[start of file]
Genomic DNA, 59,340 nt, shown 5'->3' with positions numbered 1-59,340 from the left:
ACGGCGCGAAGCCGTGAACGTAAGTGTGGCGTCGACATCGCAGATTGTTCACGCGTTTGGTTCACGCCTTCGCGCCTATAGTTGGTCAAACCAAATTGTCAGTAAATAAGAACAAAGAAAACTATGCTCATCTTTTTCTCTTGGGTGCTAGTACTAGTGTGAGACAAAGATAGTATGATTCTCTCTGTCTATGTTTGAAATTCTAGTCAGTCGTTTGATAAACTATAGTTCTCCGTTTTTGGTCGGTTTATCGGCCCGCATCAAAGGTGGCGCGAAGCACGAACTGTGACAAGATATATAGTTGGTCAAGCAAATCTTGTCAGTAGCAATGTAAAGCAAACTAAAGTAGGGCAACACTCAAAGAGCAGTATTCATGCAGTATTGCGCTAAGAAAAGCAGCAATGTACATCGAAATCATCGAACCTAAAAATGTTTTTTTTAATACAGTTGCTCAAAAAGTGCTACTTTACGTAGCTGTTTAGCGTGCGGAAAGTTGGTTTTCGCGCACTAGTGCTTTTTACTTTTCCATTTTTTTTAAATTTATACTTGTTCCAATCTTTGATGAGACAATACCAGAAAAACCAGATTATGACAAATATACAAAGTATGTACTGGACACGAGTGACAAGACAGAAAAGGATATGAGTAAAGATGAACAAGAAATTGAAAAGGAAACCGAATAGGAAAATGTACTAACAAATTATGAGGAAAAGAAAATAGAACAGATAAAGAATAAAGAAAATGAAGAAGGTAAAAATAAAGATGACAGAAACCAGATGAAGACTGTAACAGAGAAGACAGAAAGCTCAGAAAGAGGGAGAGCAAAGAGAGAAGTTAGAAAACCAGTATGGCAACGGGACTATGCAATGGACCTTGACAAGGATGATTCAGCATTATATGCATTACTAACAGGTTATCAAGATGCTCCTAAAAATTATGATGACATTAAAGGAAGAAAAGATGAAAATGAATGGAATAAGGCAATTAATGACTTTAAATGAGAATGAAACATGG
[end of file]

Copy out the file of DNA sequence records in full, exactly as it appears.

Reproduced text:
Genomic DNA, 59,340 nt, shown 5'->3' with positions numbered 1-59,340 from the left:
ACGGCGCGAAGCCGTGAACGTAAGTGTGGCGTCGACATCGCAGATTGTTCACGCGTTTGGTTCACGCCTTCGCGCCTATAGTTGGTCAAACCAAATTGTCAGTAAATAAGAACAAAGAAAACTATGCTCATCTTTTTCTCTTGGGTGCTAGTACTAGTGTGAGACAAAGATAGTATGATTCTCTCTGTCTATGTTTGAAATTCTAGTCAGTCGTTTGATAAACTATAGTTCTCCGTTTTTGGTCGGTTTATCGGCCCGCATCAAAGGTGGCGCGAAGCACGAACTGTGACAAGATATATAGTTGGTCAAGCAAATCTTGTCAGTAGCAATGTAAAGCAAACTAAAGTAGGGCAACACTCAAAGAGCAGTATTCATGCAGTATTGCGCTAAGAAAAGCAGCAATGTACATCGAAATCATCGAACCTAAAAATGTTTTTTTTAATACAGTTGCTCAAAAAGTGCTACTTTACGTAGCTGTTTAGCGTGCGGAAAGTTGGTTTTCGCGCACTAGTGCTTTTTACTTTTCCATTTTTTTTAAATTTATACTTGTTCCAATCTTTGATGAGACAATACCAGAAAAACCAGATTATGACAAATATACAAAGTATGTACTGGACACGAGTGACAAGACAGAAAAGGATATGAGTAAAGATGAACAAGAAATTGAAAAGGAAACCGAATAGGAAAATGTACTAACAAATTATGAGGAAAAGAAAATAGAACAGATAAAGAATAAAGAAAATGAAGAAGGTAAAAATAAAGATGACAGAAACCAGATGAAGACTGTAACAGAGAAGACAGAAAGCTCAGAAAGAGGGAGAGCAAAGAGAGAAGTTAGAAAACCAGTATGGCAACGGGACTATGCAATGGACCTTGACAAGGATGATTCAGCATTATATGCATTACTAACAGGTTATCAAGATGCTCCTAAAAATTATGATGACATTAAAGGAAGAAAAGATGAAAATGAATGGAATAAGGCAATTAATGACTTTAAATGAGAATGAAACATGG